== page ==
> > > > > capacity, with RP memory size also dictated by the 
> number of BGP
> > > > peers
> > > > > and peer groups that are expected to be supported.
> > > > >
> > > > > Most of the providers with very large FIB and RIB are
> > > those top tiers
> > > > > that do not do a good job of aggregating the routes 
> for their own
> > > > > infrastructure.  To aggregate well, they have to 
> first allocate
> > > > blocks
> > > > > of addresses by POP and also subdivide their network into
> > > areas and
> > > > > aggregate at area boundaries (possibly the only
> > > functionality where
> > > > > confederations may be more straightforward and less error
> > > prone than
> > > > > RR, but that is another topic).
> > > > >
> > > > > If my memory serves me correctly, the target for major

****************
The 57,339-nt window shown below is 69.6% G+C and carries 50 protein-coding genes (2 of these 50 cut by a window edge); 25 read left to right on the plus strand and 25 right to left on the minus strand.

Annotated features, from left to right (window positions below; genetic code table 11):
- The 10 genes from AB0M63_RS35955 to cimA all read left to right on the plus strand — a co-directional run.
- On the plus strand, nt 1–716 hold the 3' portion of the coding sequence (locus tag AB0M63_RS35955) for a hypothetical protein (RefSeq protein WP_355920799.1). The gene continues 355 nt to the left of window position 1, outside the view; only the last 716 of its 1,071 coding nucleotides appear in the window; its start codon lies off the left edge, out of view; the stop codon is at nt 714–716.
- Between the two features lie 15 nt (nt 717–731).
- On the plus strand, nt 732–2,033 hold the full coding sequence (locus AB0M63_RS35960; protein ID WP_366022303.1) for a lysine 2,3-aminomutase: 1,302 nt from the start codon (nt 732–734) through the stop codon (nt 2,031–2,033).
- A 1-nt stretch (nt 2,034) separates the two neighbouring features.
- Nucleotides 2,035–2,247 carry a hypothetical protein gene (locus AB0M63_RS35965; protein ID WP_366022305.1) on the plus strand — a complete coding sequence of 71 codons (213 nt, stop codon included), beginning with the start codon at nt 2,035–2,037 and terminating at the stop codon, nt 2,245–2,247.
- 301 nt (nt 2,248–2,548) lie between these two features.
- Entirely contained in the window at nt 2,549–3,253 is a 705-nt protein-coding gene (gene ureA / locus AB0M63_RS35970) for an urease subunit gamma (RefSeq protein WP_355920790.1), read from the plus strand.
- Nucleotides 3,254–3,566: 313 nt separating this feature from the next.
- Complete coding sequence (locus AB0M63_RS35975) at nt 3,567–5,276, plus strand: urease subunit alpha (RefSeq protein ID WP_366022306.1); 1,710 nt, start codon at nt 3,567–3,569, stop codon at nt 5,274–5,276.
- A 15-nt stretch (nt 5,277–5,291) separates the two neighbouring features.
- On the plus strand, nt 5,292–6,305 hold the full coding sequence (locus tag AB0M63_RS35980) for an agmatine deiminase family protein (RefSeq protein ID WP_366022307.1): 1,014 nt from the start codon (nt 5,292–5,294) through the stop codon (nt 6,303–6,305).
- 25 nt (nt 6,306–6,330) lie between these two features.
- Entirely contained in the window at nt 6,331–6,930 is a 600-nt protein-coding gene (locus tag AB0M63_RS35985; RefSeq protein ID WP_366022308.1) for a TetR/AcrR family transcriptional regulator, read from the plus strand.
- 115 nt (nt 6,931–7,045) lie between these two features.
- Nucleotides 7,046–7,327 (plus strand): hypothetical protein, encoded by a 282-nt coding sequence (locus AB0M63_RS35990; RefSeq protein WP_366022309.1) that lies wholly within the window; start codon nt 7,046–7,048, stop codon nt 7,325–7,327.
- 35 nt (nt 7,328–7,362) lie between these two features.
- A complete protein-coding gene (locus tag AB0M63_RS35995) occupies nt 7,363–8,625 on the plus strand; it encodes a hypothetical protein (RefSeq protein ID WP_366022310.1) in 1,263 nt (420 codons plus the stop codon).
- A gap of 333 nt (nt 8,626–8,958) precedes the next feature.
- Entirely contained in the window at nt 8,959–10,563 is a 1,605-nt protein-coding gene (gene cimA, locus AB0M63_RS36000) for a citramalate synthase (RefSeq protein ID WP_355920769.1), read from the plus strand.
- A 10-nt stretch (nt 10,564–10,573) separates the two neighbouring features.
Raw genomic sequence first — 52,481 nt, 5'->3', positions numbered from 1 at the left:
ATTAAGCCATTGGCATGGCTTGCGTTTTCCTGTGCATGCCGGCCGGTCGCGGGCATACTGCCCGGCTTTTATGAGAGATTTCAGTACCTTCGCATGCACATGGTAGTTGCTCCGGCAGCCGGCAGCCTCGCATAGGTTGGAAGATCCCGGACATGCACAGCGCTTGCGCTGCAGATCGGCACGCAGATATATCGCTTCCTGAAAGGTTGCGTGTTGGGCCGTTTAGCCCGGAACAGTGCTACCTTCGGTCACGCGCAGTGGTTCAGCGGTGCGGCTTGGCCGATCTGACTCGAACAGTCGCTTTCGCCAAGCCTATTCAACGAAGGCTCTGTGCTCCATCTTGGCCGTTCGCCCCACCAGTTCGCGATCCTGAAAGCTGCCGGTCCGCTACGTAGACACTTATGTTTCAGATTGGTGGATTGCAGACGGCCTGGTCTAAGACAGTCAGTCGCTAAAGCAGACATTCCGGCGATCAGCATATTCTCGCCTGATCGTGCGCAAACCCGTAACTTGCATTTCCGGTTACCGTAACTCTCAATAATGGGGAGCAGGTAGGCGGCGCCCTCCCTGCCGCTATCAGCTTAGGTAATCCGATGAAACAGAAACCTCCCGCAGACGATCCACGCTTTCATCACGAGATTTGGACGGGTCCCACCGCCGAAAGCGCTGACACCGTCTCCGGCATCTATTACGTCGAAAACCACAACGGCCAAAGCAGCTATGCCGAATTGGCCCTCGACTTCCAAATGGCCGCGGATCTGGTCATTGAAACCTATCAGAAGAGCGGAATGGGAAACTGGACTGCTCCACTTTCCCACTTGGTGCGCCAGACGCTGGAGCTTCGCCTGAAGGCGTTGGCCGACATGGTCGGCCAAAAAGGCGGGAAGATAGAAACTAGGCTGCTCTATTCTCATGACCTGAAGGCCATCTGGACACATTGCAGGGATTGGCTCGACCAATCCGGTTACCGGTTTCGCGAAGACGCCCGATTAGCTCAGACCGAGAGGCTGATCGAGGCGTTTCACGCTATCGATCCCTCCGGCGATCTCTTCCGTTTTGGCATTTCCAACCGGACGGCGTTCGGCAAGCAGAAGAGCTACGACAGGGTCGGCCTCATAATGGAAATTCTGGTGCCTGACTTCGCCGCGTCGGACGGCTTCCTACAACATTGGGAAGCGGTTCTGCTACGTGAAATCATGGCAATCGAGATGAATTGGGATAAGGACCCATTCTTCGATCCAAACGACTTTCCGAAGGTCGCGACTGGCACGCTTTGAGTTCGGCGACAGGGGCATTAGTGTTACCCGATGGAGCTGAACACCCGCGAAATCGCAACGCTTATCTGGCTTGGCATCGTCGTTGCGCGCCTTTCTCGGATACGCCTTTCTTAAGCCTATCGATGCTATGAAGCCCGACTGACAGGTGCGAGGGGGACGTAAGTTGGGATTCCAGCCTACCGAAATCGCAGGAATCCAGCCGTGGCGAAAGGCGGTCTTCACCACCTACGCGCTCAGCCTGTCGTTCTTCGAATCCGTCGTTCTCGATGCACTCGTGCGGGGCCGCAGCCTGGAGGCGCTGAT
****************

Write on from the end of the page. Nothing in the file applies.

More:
> > > router vendors
> > > > > (dictated by certain tier-1 providers) was over 1 million
> > > circe late
> > > > > 1990s, about 2 million early 2000 and some asked for 
> as much as 4
> > > > > million just to have headroom (and got it from some vendors).
> > > > >
> > > > > RAM is cheap.  Once you go off chip (RAM off the 
> forwarding ASIC)
> > > > > memory bandwidth is much more an issue than memory size.
> > > > >
> > > > > The problem is mainly "enterprise switch/routers" with on chip
> > CAM
> > > > and
> > > > > TCAM and no provision for off chip RAM that have been a
> > > problem.  To
> > > > a
> > > > > lesser extent a few routers inteded as large 
> enterprise routers
> > or
> > > > > default free provider routers will now require that you
> > > replace the
> > > > > forwarding cards.
> > > > >
> > > > > IMHO again: I think this is not a hack that IDR should
> > > pursue.  But I
> > > > > have mostly worked with tier-1 providers and I am 
> open to other
> > > > > opinions.  Lets hear from some providers on this.
> > > > >
> > > > > Curtis
> > > > > _______________________________________________
> > > > > Idr mailing list
> > > > > Idr@ietf.org
> > > > > https://www.ietf.org/mailman/listinfo/idr
> > > > >
> > >
>